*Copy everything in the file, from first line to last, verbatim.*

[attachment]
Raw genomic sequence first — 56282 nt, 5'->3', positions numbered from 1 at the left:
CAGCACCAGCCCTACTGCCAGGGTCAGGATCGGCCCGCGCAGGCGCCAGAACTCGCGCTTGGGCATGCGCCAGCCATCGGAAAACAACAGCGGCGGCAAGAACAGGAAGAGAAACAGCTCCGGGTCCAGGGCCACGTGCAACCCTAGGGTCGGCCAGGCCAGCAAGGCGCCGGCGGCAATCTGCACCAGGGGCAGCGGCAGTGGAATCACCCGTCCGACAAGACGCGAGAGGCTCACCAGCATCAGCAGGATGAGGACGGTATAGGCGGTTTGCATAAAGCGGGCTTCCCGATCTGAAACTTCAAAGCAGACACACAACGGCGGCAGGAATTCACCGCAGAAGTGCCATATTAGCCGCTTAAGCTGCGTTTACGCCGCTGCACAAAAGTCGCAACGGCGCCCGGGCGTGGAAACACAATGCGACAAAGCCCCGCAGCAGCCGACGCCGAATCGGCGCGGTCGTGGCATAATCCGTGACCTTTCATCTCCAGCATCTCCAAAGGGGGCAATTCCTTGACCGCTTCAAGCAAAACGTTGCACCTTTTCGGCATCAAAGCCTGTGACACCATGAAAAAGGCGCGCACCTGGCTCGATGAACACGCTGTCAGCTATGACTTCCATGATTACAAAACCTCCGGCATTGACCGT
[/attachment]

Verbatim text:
Raw genomic sequence first — 56282 nt, 5'->3', positions numbered from 1 at the left:
CAGCACCAGCCCTACTGCCAGGGTCAGGATCGGCCCGCGCAGGCGCCAGAACTCGCGCTTGGGCATGCGCCAGCCATCGGAAAACAACAGCGGCGGCAAGAACAGGAAGAGAAACAGCTCCGGGTCCAGGGCCACGTGCAACCCTAGGGTCGGCCAGGCCAGCAAGGCGCCGGCGGCAATCTGCACCAGGGGCAGCGGCAGTGGAATCACCCGTCCGACAAGACGCGAGAGGCTCACCAGCATCAGCAGGATGAGGACGGTATAGGCGGTTTGCATAAAGCGGGCTTCCCGATCTGAAACTTCAAAGCAGACACACAACGGCGGCAGGAATTCACCGCAGAAGTGCCATATTAGCCGCTTAAGCTGCGTTTACGCCGCTGCACAAAAGTCGCAACGGCGCCCGGGCGTGGAAACACAATGCGACAAAGCCCCGCAGCAGCCGACGCCGAATCGGCGCGGTCGTGGCATAATCCGTGACCTTTCATCTCCAGCATCTCCAAAGGGGGCAATTCCTTGACCGCTTCAAGCAAAACGTTGCACCTTTTCGGCATCAAAGCCTGTGACACCATGAAAAAGGCGCGCACCTGGCTCGATGAACACGCTGTCAGCTATGACTTCCATGATTACAAAACCTCCGGCATTGACCGT